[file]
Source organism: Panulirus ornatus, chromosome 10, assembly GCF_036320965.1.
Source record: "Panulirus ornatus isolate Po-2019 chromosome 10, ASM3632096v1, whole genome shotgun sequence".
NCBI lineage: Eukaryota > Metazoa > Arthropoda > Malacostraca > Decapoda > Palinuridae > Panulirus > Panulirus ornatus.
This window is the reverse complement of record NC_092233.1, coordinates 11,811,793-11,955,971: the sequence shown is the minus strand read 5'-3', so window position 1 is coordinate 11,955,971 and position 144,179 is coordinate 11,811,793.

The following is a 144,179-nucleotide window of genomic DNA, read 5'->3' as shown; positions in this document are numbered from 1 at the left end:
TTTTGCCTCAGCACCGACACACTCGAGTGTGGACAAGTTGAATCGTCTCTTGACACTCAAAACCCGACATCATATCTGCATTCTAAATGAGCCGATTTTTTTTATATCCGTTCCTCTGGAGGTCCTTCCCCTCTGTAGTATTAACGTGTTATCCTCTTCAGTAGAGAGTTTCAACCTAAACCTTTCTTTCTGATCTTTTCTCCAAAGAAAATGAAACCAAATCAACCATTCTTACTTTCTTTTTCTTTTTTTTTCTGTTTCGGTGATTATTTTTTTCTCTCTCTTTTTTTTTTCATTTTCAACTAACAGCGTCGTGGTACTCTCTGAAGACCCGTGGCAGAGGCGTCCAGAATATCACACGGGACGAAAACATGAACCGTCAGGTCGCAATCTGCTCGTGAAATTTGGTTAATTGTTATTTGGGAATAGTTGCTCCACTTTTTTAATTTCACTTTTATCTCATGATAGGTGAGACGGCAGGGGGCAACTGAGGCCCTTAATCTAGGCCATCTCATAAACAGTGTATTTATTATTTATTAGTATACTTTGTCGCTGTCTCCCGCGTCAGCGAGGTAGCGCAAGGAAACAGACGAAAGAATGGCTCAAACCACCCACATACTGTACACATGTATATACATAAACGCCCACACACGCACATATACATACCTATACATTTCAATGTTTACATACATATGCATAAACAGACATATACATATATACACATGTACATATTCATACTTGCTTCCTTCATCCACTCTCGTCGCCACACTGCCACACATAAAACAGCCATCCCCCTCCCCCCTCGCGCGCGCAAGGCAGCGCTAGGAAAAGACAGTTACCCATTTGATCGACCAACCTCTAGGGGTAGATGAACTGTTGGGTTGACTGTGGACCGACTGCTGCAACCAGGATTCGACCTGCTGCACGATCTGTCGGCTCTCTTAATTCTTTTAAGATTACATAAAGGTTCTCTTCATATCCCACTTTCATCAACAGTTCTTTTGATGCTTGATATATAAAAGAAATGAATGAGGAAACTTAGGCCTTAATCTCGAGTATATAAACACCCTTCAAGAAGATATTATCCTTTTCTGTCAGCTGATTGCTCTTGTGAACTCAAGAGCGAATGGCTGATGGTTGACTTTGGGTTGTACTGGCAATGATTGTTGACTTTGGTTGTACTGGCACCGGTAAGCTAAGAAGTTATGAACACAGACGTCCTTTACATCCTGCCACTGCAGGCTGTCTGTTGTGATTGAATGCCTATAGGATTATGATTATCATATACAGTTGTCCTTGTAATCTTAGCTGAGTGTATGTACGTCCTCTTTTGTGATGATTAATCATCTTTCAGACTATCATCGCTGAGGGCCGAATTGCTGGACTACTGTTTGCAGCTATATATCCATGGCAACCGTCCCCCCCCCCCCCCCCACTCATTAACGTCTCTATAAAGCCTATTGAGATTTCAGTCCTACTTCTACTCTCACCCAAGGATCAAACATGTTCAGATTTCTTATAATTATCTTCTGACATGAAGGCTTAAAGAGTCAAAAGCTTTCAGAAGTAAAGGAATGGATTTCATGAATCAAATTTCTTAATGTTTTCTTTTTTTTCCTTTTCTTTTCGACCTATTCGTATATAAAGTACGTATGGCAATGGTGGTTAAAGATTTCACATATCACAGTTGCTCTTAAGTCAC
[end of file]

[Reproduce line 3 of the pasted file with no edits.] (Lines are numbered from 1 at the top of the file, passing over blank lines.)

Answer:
NCBI lineage: Eukaryota > Metazoa > Arthropoda > Malacostraca > Decapoda > Palinuridae > Panulirus > Panulirus ornatus.